If you meet Baby Hope, you might conclude she is the happiest child, a complete contrast with the circumstances that ushered her into this world.
Atieno says she desires to go back to school or get a job. At the moment, she only has her class eight leaving certificate. She is still awaiting her National identity card which she applied in August. She is appealing to those who had promised to help to come through.
UPDATE ON REBECCA (lady who delivered at Uhuru Park)— Wanjiru Kihusa (@wanjirukihusa) October 18, 2019
1. Baby Hope is now 8 months old!
2. Rebecca applied for an ID in August and should have it soon. (We have the waiting card)
3. Unfortunately, the 2 companies that had promised a job/paid school have not come through. pic.twitter.com/d4zemgqdCX
If worse comes to worst, the money collected will be used to start up a small business and get a place for her to stay with her daughter. Part of it, she says will also be used to pay for National Hospital Insurance Fund (NHIF) for her and her daughter at least for a year. How it all happened On that fateful day in March this year, moments after being fired from her hotel job, Rebecca Atieno, 20, headed to Nairobi's Uhuru Park, the only place she could find a moment's solace. Confused, hopeless and reeling from the symptomatic third-trimester pregnancy exhaustion, she found a spot at the park where she hoped to gather her wits. The previous night, her landlord had kicked her out for failing to pay Sh50 at a rundown lodging in Muthurwa. While still at the park trying to figure out what the future held for her, she felt the call of nature, but could not afford to pay for Sh10 that public toilets charge. “I did not have Sh10 and my phone was switched off, the attendant forced me to surrender the handset so she could let me use the facility,” said Atieno. At 2pm, her water broke and then pains followed, and with no money and phone, she knew she could not do anything - she was on her own. At this time, she tried standing against a tree near her; there was no one in sight to come to her rescue. After 30 minutes, Atieno gave birth to a baby girl, unassisted and wrapped her with her sweater. She did not expect to give birth to her baby, whom she named Hope, that day. She had gone twice for antenatal checks at Bahati Hospital in Nairobi's Eastlands, where she expected she would bring forth her child. And at Kenyatta National Hospital, where aid workers took her after they were alerted by a Good Samaritan who found she had delivered alone, she stood out from other new mothers surrounded by happy relatives, because of her loneliness.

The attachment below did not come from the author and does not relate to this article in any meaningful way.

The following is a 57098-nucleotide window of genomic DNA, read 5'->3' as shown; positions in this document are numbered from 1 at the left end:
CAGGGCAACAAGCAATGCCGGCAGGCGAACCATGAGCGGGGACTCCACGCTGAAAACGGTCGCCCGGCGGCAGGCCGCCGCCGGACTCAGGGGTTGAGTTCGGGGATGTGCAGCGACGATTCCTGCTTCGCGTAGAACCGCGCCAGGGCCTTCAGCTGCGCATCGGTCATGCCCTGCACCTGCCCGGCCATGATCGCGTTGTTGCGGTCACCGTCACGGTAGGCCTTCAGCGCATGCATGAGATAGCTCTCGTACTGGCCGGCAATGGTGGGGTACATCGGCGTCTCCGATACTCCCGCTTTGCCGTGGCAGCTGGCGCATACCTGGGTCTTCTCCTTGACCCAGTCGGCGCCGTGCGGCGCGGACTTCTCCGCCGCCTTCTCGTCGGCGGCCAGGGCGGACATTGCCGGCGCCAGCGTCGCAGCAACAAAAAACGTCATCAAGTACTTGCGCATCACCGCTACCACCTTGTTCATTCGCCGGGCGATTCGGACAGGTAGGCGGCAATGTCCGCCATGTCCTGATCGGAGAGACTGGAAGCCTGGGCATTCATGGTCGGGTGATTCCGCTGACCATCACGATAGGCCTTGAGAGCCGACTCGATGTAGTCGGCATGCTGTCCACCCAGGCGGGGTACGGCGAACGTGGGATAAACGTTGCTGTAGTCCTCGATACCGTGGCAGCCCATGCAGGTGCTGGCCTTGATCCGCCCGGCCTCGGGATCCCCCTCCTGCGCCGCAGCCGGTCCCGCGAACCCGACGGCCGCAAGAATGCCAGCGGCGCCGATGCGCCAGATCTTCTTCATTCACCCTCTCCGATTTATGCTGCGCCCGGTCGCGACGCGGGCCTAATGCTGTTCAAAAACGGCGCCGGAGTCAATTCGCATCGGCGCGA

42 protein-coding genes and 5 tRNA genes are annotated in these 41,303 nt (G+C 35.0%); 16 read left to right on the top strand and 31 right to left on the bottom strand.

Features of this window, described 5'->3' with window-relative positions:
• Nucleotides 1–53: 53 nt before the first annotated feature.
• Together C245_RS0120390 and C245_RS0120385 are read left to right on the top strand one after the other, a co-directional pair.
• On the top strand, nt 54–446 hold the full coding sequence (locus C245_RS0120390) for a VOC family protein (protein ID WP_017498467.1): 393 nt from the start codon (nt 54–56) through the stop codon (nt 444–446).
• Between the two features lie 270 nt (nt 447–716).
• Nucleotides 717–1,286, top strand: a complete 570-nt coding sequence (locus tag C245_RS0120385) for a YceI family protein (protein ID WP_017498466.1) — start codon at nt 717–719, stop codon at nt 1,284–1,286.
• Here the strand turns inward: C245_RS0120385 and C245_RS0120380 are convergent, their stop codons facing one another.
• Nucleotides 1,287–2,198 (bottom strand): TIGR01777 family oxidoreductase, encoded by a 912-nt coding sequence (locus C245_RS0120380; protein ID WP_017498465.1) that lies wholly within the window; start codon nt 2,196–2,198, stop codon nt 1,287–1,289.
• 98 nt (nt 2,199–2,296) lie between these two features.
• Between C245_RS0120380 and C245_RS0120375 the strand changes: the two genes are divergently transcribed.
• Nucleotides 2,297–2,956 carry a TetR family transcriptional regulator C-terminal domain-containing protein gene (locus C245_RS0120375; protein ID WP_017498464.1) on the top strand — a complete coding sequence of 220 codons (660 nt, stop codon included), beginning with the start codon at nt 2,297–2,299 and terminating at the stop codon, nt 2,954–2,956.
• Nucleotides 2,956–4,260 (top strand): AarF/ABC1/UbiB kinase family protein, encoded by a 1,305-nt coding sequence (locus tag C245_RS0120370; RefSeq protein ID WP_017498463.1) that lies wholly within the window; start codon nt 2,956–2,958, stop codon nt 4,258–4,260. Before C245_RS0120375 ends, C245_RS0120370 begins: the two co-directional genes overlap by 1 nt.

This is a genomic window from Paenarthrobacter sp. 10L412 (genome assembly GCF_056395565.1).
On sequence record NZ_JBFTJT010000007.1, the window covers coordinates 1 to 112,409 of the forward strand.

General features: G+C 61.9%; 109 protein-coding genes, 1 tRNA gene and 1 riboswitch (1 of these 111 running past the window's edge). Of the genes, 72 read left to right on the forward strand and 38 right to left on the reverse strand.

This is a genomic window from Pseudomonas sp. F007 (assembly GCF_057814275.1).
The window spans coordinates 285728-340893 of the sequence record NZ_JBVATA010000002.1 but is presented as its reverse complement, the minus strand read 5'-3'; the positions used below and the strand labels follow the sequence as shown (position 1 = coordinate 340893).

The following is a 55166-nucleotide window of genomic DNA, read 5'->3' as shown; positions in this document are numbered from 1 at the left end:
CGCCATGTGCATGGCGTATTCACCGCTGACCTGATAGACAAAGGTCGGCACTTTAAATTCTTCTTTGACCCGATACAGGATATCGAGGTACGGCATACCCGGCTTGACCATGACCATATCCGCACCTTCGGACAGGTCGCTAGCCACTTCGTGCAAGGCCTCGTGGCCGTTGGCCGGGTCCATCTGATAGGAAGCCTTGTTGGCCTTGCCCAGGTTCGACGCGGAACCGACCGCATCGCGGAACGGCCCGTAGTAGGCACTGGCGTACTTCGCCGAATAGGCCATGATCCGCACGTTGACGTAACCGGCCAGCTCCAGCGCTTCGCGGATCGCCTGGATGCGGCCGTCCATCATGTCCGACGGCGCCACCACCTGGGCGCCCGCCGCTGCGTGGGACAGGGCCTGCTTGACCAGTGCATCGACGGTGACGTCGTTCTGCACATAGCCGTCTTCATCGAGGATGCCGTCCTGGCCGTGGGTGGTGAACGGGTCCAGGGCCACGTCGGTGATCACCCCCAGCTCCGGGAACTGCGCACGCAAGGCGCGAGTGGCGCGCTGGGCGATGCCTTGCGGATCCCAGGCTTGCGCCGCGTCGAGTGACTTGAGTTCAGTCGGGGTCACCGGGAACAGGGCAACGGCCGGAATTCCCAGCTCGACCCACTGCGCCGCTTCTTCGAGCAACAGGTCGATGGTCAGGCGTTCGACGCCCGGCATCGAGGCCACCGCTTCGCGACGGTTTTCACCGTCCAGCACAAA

She went as far as class 8 (we have her certificate). We would like for the money you guys donated (74,457) to be used as follows:— Wanjiru Kihusa (@wanjirukihusa) October 18, 2019
1. 6000 pay NHIF for Rebecca and Hope for 1 year
2. Some to be used to move and settle her
3. Some to be saved in an account of her choice